Only certain kinds of writing are worth writing, my dear. It must be War and Peace, or well, perhaps something like Othello — shall I kill the hussy or NOT? What a difficult CHOICE! — but it can’t be women’s lives and their choices, because that’s just bleak. Just unremarkable. Just BANAL.


  8. Even I, the one who gets culture from yoghurt, have heard of Alice Munro. So I followed Susan’s link to some of the open stories. I read the earliest one in the list, Boys and Girls, 1968, and Runaways, 2003.

    If there’d been an antidepressant in the house, I would’ve taken it afterwards. She’s right up there with Chekhov and Gogol. (I grew up in a Russian-speaking household with a literature prof mother, so I read them first as a teenager.) She’s captured the essence of how sexism pulverizes souls and lives, at least in those two stories.

    I needed the antidepressant for the thought that someone with such gifts and so widely read has laid it out so clearly, and yet I can’t say I’ve noticed much increase in understanding of how the other half lives. Not even among the elites who read Munro.

    There’s no hope.


  9. The careful reader will see that, although I am prone to gender essentialism, I left it out of this discussion.

    Let’s take my beloved Raymond Carver for example. His stories are just as bleak, pointless, plotless, precious, and free of dramatic tension as those of Jhumpa Lahiri. The only difference is that I have deep empathy for the Carverian narrator because my previous life experience includes large swaths of fishing, drinking, poverty, strife, and fauxchismo. I can plainly see how a story entirely about a guy getting drunk and ruminating about his relationships does not hold universal appeal or shed light on the human condition.

    My point is that ever since James Joyce hinged The Dead on one moment of profound dialogue, the template seems to be profoundly interior and as a result petty.


  10. Raymond Carver “free of dramatic tension?” Whatever, dude.

    I think you miss a lot of the history of the domestic novel/short story if you think it begins with Joyce. Mme. Bovary was a very interior novel, too.


  11. OK, there is dramatic tension in Carver, but generally it fizzles out with the characters driving home from wherever they were and ruminating on this and that.

    I guess what I am trying to say is that I read so many stories, authored by men and women, that are like pick a poignant yet mundane circumstance from column A, pick a microscopic dialogical shard from column B, pick an overwhelming dreadful sensation from column C, and there you have it.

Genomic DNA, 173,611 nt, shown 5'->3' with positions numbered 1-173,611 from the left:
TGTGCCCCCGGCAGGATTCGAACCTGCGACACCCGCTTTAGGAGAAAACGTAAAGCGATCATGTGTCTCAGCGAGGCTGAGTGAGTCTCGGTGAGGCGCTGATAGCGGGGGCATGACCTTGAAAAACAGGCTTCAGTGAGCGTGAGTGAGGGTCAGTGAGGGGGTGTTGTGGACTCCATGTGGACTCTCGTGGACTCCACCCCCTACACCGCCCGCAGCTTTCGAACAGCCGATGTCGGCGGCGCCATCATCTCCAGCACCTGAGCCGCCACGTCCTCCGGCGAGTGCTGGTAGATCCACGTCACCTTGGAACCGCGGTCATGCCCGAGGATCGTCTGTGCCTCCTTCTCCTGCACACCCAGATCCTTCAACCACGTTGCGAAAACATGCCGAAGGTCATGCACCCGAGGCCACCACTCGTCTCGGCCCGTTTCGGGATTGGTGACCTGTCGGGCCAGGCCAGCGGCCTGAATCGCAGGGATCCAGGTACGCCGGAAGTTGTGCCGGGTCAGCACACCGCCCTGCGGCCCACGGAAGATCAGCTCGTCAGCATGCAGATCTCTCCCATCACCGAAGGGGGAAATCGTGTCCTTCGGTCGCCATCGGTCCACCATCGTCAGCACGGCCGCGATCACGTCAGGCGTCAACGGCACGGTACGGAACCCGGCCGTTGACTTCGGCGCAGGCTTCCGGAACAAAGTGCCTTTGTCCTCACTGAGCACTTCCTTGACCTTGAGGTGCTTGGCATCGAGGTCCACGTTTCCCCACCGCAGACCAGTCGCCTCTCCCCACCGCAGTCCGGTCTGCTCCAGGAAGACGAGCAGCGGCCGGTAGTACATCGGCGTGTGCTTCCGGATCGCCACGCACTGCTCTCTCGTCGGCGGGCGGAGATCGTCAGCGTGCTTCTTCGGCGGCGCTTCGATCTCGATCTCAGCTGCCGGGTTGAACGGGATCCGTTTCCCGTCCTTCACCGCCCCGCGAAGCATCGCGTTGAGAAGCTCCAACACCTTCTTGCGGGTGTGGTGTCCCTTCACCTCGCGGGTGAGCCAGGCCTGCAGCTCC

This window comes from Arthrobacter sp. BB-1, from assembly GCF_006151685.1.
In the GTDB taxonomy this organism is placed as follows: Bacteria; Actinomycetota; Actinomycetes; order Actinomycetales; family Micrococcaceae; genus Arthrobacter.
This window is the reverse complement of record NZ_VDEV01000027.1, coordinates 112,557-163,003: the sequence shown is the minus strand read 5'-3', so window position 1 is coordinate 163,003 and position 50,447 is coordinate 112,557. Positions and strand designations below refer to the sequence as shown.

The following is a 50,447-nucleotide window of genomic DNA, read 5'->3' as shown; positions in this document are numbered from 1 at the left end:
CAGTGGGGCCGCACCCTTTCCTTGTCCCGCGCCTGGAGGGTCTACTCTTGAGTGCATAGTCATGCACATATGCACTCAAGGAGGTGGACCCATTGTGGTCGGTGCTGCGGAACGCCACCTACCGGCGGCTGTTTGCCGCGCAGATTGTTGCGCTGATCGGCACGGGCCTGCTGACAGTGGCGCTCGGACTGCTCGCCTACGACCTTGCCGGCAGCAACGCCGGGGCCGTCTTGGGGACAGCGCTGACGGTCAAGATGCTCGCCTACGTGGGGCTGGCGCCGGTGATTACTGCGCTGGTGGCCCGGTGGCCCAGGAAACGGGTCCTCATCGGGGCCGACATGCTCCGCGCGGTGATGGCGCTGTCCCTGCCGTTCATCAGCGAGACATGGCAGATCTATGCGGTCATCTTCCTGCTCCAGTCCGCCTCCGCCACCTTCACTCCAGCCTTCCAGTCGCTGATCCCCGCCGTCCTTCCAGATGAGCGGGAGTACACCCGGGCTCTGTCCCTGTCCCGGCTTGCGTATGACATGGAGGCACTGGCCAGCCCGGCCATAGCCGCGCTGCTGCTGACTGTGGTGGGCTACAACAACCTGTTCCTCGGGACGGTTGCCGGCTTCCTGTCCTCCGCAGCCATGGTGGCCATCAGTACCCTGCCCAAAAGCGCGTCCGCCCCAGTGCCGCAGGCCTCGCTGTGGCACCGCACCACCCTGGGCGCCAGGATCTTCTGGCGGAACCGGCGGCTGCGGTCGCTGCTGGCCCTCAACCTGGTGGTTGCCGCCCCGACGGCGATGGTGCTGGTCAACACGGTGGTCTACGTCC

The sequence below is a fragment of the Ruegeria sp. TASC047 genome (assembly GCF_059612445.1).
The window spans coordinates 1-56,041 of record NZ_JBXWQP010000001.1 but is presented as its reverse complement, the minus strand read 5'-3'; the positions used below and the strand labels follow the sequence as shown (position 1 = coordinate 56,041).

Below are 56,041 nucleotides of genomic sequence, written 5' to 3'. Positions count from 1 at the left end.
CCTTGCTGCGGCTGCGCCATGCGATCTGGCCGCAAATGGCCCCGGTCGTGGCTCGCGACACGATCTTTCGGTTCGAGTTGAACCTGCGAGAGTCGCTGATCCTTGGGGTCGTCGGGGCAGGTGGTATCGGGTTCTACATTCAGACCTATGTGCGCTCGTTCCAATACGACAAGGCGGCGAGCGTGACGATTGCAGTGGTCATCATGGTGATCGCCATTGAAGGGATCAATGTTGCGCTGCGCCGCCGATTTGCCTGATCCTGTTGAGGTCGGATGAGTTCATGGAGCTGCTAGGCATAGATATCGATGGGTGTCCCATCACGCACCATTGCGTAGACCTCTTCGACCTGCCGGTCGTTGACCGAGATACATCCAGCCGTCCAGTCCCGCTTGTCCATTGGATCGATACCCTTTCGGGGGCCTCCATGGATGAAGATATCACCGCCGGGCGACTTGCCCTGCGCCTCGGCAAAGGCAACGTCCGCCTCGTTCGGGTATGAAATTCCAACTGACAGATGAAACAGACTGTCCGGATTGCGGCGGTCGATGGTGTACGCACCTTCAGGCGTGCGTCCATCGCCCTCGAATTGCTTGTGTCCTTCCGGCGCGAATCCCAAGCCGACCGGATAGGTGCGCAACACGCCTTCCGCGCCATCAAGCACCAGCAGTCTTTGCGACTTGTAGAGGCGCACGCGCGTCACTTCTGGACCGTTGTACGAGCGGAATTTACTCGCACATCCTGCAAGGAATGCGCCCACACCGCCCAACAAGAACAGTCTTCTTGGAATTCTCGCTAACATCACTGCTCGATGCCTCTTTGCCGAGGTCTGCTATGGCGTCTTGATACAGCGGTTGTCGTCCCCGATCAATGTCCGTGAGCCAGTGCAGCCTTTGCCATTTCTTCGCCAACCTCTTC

Forgive my generalizations in this thread. I feel like can do better on the history of narrative modes, so I am going to retreat to the lit-bro cave with Erich Auerbach’s Mimesis, surely the finest work this vexing topic of interiority.


  12. Monocle Man insists he has left his gender essentialism out of this comment he writes specifically to complain about Alice Monro winning the Nobel Prize for her banal little stories.

    Then he explains how he likes “Carvarian” fictionista so much more, with their mimetic representations of huntin’ and shootin’ and other manly activities! I mean, who wouldn’t!

    Except you girls, of course, with all your love of I don’t know, knittin’ and babies and similar unfizzly matters.


  13. Delagar –

    When I peer through my monocle, I can see that you teach fiction writing. And I think that you can see that, due to the effort I put into my comments here and the bon mots that bring a wry smile even to those who find my viewpoint to be mired in false consciousness, and due to the fact that I only post on matters of literature, I come to this site with a sincere heart.

    I took a couple of creative writing classes at the university in the late 1980’s. For the record, I was terrible, and my lack of any sort of meaningful life experience was matched only by my pretentiousness. But I must say that there was an overwhelming push back against meta, absurd, and highly modern fiction, and that, yes, everyone wanted to write the perfect story with the perfect humble setting and the perfect wayward utterance that leads the protagonist into just the right understanding of his wretched and misbegotten past.

    So, let us lay down our possible disagreement about Alice Munro, let me praise you for teaching the craft, and let me ask you this – are there any trends you can identify or generalizations you can make about the prose stylings and narrative aspirations of your students?


Let me have it!

Fill in your details below or click an icon to log in: Logo

You are commenting using your account. Log Out /  Change )

Facebook photo

You are commenting using your Facebook account. Log Out /  Change )

Connecting to %s

This site uses Akismet to reduce spam. Learn how your comment data is processed.